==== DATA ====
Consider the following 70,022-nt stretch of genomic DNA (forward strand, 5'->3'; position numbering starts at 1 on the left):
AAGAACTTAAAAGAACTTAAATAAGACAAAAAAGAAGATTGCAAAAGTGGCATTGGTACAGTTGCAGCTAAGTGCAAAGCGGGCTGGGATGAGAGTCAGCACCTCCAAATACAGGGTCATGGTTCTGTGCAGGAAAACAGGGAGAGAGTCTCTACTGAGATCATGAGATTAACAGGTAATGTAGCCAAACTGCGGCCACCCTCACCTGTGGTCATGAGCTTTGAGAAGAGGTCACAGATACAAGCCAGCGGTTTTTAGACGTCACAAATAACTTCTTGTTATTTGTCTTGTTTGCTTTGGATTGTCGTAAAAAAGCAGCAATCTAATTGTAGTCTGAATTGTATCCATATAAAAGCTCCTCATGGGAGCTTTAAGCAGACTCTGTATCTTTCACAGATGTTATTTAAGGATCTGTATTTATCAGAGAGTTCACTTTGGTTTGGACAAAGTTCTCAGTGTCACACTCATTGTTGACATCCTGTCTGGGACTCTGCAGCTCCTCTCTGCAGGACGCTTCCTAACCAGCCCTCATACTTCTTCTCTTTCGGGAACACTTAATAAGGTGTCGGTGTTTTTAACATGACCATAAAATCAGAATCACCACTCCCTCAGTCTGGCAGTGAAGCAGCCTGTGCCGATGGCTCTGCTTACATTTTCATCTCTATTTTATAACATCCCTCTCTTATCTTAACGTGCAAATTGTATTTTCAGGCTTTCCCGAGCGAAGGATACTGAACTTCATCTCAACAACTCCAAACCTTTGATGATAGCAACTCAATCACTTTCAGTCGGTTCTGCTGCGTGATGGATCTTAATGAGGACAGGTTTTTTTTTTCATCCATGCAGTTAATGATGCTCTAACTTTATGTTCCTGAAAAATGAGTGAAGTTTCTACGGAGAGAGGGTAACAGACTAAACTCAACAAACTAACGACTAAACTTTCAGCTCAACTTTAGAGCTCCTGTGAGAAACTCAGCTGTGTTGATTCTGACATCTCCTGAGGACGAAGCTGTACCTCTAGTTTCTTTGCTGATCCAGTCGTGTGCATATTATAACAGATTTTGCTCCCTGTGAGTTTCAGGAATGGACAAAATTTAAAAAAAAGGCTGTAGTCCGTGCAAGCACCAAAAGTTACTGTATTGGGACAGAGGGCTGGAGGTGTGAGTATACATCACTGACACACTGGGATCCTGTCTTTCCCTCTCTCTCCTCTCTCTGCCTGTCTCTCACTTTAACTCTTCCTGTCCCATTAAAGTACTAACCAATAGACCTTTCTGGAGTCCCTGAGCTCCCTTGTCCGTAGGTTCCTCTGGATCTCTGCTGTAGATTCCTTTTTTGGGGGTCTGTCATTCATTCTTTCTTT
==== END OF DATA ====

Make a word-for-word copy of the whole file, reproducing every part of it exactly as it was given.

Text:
Consider the following 70,022-nt stretch of genomic DNA (forward strand, 5'->3'; position numbering starts at 1 on the left):
AAGAACTTAAAAGAACTTAAATAAGACAAAAAAGAAGATTGCAAAAGTGGCATTGGTACAGTTGCAGCTAAGTGCAAAGCGGGCTGGGATGAGAGTCAGCACCTCCAAATACAGGGTCATGGTTCTGTGCAGGAAAACAGGGAGAGAGTCTCTACTGAGATCATGAGATTAACAGGTAATGTAGCCAAACTGCGGCCACCCTCACCTGTGGTCATGAGCTTTGAGAAGAGGTCACAGATACAAGCCAGCGGTTTTTAGACGTCACAAATAACTTCTTGTTATTTGTCTTGTTTGCTTTGGATTGTCGTAAAAAAGCAGCAATCTAATTGTAGTCTGAATTGTATCCATATAAAAGCTCCTCATGGGAGCTTTAAGCAGACTCTGTATCTTTCACAGATGTTATTTAAGGATCTGTATTTATCAGAGAGTTCACTTTGGTTTGGACAAAGTTCTCAGTGTCACACTCATTGTTGACATCCTGTCTGGGACTCTGCAGCTCCTCTCTGCAGGACGCTTCCTAACCAGCCCTCATACTTCTTCTCTTTCGGGAACACTTAATAAGGTGTCGGTGTTTTTAACATGACCATAAAATCAGAATCACCACTCCCTCAGTCTGGCAGTGAAGCAGCCTGTGCCGATGGCTCTGCTTACATTTTCATCTCTATTTTATAACATCCCTCTCTTATCTTAACGTGCAAATTGTATTTTCAGGCTTTCCCGAGCGAAGGATACTGAACTTCATCTCAACAACTCCAAACCTTTGATGATAGCAACTCAATCACTTTCAGTCGGTTCTGCTGCGTGATGGATCTTAATGAGGACAGGTTTTTTTTTTCATCCATGCAGTTAATGATGCTCTAACTTTATGTTCCTGAAAAATGAGTGAAGTTTCTACGGAGAGAGGGTAACAGACTAAACTCAACAAACTAACGACTAAACTTTCAGCTCAACTTTAGAGCTCCTGTGAGAAACTCAGCTGTGTTGATTCTGACATCTCCTGAGGACGAAGCTGTACCTCTAGTTTCTTTGCTGATCCAGTCGTGTGCATATTATAACAGATTTTGCTCCCTGTGAGTTTCAGGAATGGACAAAATTTAAAAAAAAGGCTGTAGTCCGTGCAAGCACCAAAAGTTACTGTATTGGGACAGAGGGCTGGAGGTGTGAGTATACATCACTGACACACTGGGATCCTGTCTTTCCCTCTCTCTCCTCTCTCTGCCTGTCTCTCACTTTAACTCTTCCTGTCCCATTAAAGTACTAACCAATAGACCTTTCTGGAGTCCCTGAGCTCCCTTGTCCGTAGGTTCCTCTGGATCTCTGCTGTAGATTCCTTTTTTGGGGGTCTGTCATTCATTCTTTCTTT